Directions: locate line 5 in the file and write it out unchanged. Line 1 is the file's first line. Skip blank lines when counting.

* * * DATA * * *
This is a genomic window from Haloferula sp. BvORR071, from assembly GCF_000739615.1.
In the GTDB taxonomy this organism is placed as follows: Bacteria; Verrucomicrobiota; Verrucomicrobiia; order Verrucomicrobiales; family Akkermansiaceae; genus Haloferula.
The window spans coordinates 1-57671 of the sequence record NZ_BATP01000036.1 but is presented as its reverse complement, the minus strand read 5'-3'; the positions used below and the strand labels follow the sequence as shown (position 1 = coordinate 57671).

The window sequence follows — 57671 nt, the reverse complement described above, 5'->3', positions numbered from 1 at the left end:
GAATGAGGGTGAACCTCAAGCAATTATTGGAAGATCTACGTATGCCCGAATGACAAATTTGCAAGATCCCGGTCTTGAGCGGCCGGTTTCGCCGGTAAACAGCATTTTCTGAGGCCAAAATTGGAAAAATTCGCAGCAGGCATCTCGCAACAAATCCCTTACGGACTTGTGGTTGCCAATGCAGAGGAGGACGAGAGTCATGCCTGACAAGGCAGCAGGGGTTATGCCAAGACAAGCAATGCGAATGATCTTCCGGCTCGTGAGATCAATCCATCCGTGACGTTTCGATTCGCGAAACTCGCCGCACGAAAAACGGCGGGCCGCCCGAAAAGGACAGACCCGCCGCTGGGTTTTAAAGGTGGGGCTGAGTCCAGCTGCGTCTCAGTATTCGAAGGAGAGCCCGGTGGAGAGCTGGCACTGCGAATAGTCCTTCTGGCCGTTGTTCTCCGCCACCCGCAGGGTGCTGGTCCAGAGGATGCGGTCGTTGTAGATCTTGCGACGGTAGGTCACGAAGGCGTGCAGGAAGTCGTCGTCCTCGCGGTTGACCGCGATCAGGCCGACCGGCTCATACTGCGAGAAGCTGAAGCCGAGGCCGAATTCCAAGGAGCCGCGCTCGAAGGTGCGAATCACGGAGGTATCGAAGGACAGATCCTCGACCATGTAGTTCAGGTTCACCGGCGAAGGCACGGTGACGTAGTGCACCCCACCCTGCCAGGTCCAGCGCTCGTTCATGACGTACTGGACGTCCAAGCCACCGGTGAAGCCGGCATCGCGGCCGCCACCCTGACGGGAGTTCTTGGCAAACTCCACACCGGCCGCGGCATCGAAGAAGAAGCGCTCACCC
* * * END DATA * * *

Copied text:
GAATGAGGGTGAACCTCAAGCAATTATTGGAAGATCTACGTATGCCCGAATGACAAATTTGCAAGATCCCGGTCTTGAGCGGCCGGTTTCGCCGGTAAACAGCATTTTCTGAGGCCAAAATTGGAAAAATTCGCAGCAGGCATCTCGCAACAAATCCCTTACGGACTTGTGGTTGCCAATGCAGAGGAGGACGAGAGTCATGCCTGACAAGGCAGCAGGGGTTATGCCAAGACAAGCAATGCGAATGATCTTCCGGCTCGTGAGATCAATCCATCCGTGACGTTTCGATTCGCGAAACTCGCCGCACGAAAAACGGCGGGCCGCCCGAAAAGGACAGACCCGCCGCTGGGTTTTAAAGGTGGGGCTGAGTCCAGCTGCGTCTCAGTATTCGAAGGAGAGCCCGGTGGAGAGCTGGCACTGCGAATAGTCCTTCTGGCCGTTGTTCTCCGCCACCCGCAGGGTGCTGGTCCAGAGGATGCGGTCGTTGTAGATCTTGCGACGGTAGGTCACGAAGGCGTGCAGGAAGTCGTCGTCCTCGCGGTTGACCGCGATCAGGCCGACCGGCTCATACTGCGAGAAGCTGAAGCCGAGGCCGAATTCCAAGGAGCCGCGCTCGAAGGTGCGAATCACGGAGGTATCGAAGGACAGATCCTCGACCATGTAGTTCAGGTTCACCGGCGAAGGCACGGTGACGTAGTGCACCCCACCCTGCCAGGTCCAGCGCTCGTTCATGACGTACTGGACGTCCAAGCCACCGGTGAAGCCGGCATCGCGGCCGCCACCCTGACGGGAGTTCTTGGCAAACTCCACACCGGCCGCGGCATCGAAGAAGAAGCGCTCACCC